Author Topic: The Reliability of the SHT-31 Humidity Sensor & What Psychrometer Should I Buy?  (Read 48097 times)

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Offline jerryg

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Yes and no, i had the sf2 on the old and new for a few days and then put Davis filter on the new one to see if i could see any difference but could not detect any. Now today i just replaced both filters with the silk to test further. I am trying out several things right now out of curiosity if nothing else  :grin:

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Yes and no, i had the sf2 on the old and new for a few days and then put Davis filter on the new one to see if i could see any difference but could not detect any. Now today i just replaced both filters with the silk to test further. I am trying out several things right now out of curiosity if nothing else  :grin:
Thanks. No doubt SF2 provides better protection than the stock filter does, but as far as the silk...? I think the SF2 keeps the sensor itself from becoming saturated as it would unprotected or with the stock filter. I truly believe it helps with recovery.

Offline WheatonRon

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Yes and no, i had the sf2 on the old and new for a few days and then put Davis filter on the new one to see if i could see any difference but could not detect any. Now today i just replaced both filters with the silk to test further. I am trying out several things right now out of curiosity if nothing else  :grin:
Thanks. No doubt SF2 provides better protection than the stock filter does, but as far as the silk...? I think the SF2 keeps the sensor itself from becoming saturated as it would unprotected or with the stock filter. I truly believe it helps with recovery.

Isnít goofy that we have to put ďband-aidsĒ on Davis products to make them work correctly? Oh well, there isnít much (any?) competition in their product price range so I guess we have keep developing and using our band aids.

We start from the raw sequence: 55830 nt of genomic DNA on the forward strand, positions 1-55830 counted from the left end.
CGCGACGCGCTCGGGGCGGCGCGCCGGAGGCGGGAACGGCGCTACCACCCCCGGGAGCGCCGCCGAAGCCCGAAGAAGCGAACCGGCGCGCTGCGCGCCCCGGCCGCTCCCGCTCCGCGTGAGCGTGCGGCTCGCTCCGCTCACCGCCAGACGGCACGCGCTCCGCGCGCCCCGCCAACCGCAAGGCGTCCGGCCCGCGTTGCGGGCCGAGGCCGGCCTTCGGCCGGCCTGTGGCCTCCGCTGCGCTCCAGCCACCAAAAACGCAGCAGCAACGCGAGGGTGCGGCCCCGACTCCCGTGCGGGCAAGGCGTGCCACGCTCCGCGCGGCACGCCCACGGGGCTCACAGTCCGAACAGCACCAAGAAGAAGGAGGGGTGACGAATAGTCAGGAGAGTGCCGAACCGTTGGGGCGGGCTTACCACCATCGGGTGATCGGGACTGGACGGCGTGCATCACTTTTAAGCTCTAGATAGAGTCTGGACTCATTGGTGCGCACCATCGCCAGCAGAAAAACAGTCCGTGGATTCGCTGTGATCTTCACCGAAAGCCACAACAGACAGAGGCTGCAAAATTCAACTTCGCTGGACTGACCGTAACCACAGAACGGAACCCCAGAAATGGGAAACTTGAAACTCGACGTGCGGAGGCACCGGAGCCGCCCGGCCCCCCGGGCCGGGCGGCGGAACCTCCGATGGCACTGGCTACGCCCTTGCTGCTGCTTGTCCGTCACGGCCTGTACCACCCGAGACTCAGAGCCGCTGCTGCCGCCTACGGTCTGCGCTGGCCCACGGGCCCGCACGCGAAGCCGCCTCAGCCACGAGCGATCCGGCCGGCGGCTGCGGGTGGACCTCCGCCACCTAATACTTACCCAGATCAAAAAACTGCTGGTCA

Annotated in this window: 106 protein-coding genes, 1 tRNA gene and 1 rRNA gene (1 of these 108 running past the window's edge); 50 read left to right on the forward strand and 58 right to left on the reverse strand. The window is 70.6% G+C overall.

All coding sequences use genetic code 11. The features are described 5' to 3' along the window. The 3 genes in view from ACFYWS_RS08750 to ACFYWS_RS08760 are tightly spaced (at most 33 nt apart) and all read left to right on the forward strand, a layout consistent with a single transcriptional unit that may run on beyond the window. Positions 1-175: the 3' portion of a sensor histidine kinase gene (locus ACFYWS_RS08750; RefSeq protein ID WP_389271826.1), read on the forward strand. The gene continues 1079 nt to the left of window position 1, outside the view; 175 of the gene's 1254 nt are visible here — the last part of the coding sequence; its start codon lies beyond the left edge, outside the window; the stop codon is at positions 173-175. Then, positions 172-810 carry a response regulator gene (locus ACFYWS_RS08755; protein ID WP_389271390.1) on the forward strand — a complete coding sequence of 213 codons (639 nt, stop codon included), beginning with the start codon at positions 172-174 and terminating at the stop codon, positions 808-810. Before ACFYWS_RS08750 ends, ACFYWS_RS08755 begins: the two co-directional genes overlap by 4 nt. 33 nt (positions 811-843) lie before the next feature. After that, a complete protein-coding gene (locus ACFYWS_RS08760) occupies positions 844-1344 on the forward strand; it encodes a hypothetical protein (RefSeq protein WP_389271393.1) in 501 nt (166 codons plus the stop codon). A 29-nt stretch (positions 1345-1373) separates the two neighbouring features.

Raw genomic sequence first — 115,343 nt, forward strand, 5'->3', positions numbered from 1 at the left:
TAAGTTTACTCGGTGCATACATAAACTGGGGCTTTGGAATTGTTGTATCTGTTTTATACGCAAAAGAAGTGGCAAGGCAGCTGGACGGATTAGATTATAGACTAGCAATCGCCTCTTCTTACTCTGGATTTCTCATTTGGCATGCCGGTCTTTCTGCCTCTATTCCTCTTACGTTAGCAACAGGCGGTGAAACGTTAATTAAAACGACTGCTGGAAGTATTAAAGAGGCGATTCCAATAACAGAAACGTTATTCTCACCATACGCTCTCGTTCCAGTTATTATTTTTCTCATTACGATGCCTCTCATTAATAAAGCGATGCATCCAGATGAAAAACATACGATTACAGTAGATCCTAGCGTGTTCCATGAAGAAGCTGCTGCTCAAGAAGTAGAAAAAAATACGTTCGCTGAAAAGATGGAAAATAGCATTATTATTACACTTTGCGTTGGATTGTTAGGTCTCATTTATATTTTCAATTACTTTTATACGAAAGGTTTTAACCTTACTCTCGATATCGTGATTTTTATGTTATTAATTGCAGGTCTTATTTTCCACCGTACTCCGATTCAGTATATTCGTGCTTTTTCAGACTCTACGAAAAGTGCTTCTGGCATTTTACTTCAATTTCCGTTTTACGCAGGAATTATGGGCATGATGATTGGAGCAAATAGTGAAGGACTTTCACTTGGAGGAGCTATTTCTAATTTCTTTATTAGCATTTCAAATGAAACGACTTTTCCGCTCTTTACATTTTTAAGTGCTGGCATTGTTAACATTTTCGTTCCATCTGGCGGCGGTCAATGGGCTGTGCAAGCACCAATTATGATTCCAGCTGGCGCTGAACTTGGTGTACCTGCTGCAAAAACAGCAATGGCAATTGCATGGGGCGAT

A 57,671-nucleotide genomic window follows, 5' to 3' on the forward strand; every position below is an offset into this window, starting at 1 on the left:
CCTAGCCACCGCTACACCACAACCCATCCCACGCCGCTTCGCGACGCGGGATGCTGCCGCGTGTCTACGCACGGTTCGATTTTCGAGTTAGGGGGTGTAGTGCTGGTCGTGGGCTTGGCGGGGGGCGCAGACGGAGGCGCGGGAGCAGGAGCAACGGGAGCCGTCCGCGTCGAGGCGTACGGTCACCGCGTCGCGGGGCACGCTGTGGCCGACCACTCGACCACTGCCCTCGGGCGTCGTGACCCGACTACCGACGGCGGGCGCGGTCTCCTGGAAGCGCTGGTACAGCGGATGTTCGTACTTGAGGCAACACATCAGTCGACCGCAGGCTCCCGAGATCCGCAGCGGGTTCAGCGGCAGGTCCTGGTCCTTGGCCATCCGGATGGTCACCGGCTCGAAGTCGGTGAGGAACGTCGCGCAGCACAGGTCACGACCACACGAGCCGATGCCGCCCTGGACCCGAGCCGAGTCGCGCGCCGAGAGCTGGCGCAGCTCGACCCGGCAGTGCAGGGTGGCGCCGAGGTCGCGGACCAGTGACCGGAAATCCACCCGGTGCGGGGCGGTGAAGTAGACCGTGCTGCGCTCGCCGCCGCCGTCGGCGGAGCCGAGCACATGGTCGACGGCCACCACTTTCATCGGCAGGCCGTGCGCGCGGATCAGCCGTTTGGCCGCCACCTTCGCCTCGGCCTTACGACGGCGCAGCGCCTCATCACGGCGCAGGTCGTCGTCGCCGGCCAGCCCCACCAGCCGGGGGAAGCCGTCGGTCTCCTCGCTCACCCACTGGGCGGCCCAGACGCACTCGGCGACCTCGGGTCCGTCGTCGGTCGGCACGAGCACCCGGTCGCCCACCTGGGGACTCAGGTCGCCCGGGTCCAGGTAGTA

« Last Edit: November 17, 2019, 05:18:30 PM by WheatonRon »
Davis VP2 with SHT31 (3 complete VP2 systemsó2 with a daytime fan and 1 that has a 24 hour fan); CWOP--CW5020, FW3075 and FW4350; WU--KILWHEAT17, KILWHEAT36 and KILWHEAT39; WeatherCloud.net; CoCoRaHS--IL-DP-132; and Weatherlink 2.0

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Yes and no, i had the sf2 on the old and new for a few days and then put Davis filter on the new one to see if i could see any difference but could not detect any. Now today i just replaced both filters with the silk to test further. I am trying out several things right now out of curiosity if nothing else  :grin:
Thanks. No doubt SF2 provides better protection than the stock filter does, but as far as the silk...? I think the SF2 keeps the sensor itself from becoming saturated as it would unprotected or with the stock filter. I truly believe it helps with recovery.

Isnít goofy that we have to put ďband-aidsĒ on Davis products to make them work correctly? Oh well, there isnít much (any?) competition in their product price range so I guess we have keep developing and using our band aids.
Not sure I'd call the SF2 a band aid, it's a Sensirion made option. Regardless, if it makes my PWS better without breaking the bank, I'm all for it. Suppose that's why I graduated from an SHT11 to a 15 to a 31, put in a case fan, use a Rainwise 111 as my hard wired tipper, and have my anny separate from my ISS.  All good. =D>

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Jerryg, have you seen a manufacture date on your sensor?

C2274, youíve probably mentioned this before, but what do you use to mount the SF2?

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Jerryg, have you seen a manufacture date on your sensor?

C2274, youíve probably mentioned this before, but what do you use to mount the SF2?
I know the question was not directed at me, but I know of no way of to determine the manufacture date other than go to Davis or Sensirion (I guess). There is labeling, but not with an apparent date.

As far as mounting, our board is not holed for the four feet of the cap (besides, I wanted nothing to do with specialized glue involved) so I trimmed the four feet closely and used very fine bare wire to cinch it down onto the "gummy" substance surrounding the sensor itself with the two holes provided in the board while leaving the membrane unrestricted. I can't guarantee a water tight seal, but I'll bet I have one.

Online CW7491